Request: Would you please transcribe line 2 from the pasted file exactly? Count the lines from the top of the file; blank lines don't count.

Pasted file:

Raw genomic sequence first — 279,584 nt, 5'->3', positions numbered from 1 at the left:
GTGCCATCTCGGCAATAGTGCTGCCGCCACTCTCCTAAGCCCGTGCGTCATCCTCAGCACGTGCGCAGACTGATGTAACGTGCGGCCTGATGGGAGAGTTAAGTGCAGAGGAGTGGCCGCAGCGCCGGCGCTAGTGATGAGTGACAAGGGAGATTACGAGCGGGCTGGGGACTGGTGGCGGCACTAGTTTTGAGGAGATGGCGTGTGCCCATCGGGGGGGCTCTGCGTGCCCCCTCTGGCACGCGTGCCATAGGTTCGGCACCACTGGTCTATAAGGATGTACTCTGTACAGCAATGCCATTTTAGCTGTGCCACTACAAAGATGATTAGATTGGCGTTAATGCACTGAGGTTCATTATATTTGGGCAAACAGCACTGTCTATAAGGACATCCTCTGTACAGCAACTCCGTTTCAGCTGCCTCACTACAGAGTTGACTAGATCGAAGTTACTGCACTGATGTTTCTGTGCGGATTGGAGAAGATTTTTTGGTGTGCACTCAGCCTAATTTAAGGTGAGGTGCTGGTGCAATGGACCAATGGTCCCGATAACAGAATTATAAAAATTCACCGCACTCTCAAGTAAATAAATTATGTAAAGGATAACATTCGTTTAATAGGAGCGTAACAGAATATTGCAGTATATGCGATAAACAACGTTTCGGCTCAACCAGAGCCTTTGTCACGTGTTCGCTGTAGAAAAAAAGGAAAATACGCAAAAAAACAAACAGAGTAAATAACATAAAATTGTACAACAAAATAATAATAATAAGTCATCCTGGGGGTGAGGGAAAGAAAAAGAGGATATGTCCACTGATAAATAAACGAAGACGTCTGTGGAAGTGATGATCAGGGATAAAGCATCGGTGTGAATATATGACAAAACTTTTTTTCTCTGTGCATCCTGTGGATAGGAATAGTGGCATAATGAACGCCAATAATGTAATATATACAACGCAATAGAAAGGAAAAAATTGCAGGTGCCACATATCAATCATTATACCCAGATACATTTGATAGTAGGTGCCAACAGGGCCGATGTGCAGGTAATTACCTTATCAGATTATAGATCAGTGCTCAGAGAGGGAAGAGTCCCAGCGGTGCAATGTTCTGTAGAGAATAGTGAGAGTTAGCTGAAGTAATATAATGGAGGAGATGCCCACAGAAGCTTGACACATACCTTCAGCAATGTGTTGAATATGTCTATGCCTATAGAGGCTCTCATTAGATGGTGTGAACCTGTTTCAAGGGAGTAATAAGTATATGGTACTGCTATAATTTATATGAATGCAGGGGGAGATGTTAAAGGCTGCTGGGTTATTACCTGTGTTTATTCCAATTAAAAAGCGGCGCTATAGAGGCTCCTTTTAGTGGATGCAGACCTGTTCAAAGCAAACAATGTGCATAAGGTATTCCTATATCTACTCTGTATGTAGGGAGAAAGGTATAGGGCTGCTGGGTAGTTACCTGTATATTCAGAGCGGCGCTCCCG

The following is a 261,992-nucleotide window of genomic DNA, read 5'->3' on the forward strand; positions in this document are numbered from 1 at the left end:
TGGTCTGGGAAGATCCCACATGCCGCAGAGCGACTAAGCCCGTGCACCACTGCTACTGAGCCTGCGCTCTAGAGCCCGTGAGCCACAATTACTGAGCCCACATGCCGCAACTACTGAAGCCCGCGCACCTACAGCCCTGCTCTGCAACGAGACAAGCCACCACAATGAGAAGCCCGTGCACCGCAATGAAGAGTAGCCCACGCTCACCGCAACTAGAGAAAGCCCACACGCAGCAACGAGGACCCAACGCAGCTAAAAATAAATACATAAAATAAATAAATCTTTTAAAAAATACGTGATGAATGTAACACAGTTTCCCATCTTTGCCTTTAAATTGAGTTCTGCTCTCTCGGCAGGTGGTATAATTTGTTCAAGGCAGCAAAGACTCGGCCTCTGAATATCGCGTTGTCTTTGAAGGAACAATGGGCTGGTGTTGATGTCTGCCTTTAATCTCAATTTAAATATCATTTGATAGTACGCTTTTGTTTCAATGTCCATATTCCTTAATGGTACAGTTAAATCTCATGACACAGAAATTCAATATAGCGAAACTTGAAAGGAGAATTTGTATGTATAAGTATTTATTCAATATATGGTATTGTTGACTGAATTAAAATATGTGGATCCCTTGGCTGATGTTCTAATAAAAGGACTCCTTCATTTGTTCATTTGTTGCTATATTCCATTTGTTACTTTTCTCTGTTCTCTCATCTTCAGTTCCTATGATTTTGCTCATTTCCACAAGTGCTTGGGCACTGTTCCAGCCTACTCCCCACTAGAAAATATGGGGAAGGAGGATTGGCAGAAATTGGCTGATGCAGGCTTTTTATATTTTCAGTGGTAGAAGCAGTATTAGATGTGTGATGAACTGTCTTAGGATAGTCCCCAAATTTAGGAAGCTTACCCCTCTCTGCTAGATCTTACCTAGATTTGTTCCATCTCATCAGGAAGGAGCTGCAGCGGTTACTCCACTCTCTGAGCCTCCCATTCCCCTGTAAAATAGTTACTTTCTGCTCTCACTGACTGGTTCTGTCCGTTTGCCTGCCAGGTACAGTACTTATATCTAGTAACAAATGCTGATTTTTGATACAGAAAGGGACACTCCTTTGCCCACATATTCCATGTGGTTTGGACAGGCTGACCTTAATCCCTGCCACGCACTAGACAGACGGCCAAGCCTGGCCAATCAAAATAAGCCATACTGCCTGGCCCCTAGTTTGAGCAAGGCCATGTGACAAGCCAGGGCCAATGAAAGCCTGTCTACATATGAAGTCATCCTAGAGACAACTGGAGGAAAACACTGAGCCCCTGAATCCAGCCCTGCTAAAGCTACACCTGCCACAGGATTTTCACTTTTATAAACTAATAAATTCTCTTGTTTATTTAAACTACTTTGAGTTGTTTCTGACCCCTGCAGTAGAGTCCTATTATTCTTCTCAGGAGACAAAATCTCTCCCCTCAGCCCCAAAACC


GTGCCATCTCGGCAATAGTGCTGCCGCCACTCTCCTAAGCCCGTGCGTCATCCTCAGCACGTGCGCAGACTGATGTAACGTGCGGCCTGATGGGAGAGTTAAGTGCAGAGGAGTGGCCGCAGCGCCGGCGCTAGTGATGAGTGACAAGGGAGATTACGAGCGGGCTGGGGACTGGTGGCGGCACTAGTTTTGAGGAGATGGCGTGTGCCCATCGGGGGGGCTCTGCGTGCCCCCTCTGGCACGCGTGCCATAGGTTCGGCACCACTGGTCTATAAGGATGTACTCTGTACAGCAATGCCATTTTAGCTGTGCCACTACAAAGATGATTAGATTGGCGTTAATGCACTGAGGTTCATTATATTTGGGCAAACAGCACTGTCTATAAGGACATCCTCTGTACAGCAACTCCGTTTCAGCTGCCTCACTACAGAGTTGACTAGATCGAAGTTACTGCACTGATGTTTCTGTGCGGATTGGAGAAGATTTTTTGGTGTGCACTCAGCCTAATTTAAGGTGAGGTGCTGGTGCAATGGACCAATGGTCCCGATAACAGAATTATAAAAATTCACCGCACTCTCAAGTAAATAAATTATGTAAAGGATAACATTCGTTTAATAGGAGCGTAACAGAATATTGCAGTATATGCGATAAACAACGTTTCGGCTCAACCAGAGCCTTTGTCACGTGTTCGCTGTAGAAAAAAAGGAAAATACGCAAAAAAACAAACAGAGTAAATAACATAAAATTGTACAACAAAATAATAATAATAAGTCATCCTGGGGGTGAGGGAAAGAAAAAGAGGATATGTCCACTGATAAATAAACGAAGACGTCTGTGGAAGTGATGATCAGGGATAAAGCATCGGTGTGAATATATGACAAAACTTTTTTTCTCTGTGCATCCTGTGGATAGGAATAGTGGCATAATGAACGCCAATAATGTAATATATACAACGCAATAGAAAGGAAAAAATTGCAGGTGCCACATATCAATCATTATACCCAGATACATTTGATAGTAGGTGCCAACAGGGCCGATGTGCAGGTAATTACCTTATCAGATTATAGATCAGTGCTCAGAGAGGGAAGAGTCCCAGCGGTGCAATGTTCTGTAGAGAATAGTGAGAGTTAGCTGAAGTAATATAATGGAGGAGATGCCCACAGAAGCTTGACACATACCTTCAGCAATGTGTTGAATATGTCTATGCCTATAGAGGCTCTCATTAGATGGTGTGAACCTGTTTCAAGGGAGTAATAAGTATATGGTACTGCTATAATTTATATGAATGCAGGGGGAGATGTTAAAGGCTGCTGGGTTATTACCTGTGTTTATTCCAATTAAAAAGCGGCGCTATAGAGGCTCCTTTTAGTGGATGCAGACCTGTTCAAAGCAAACAATGTGCATAAGGTATTCCTATATCTACTCTGTATGTAGGGAGAAAGGTATAGGGCTGCTGGGTAGTTACCTGTATATTCAGAGCGGCGCTCCCG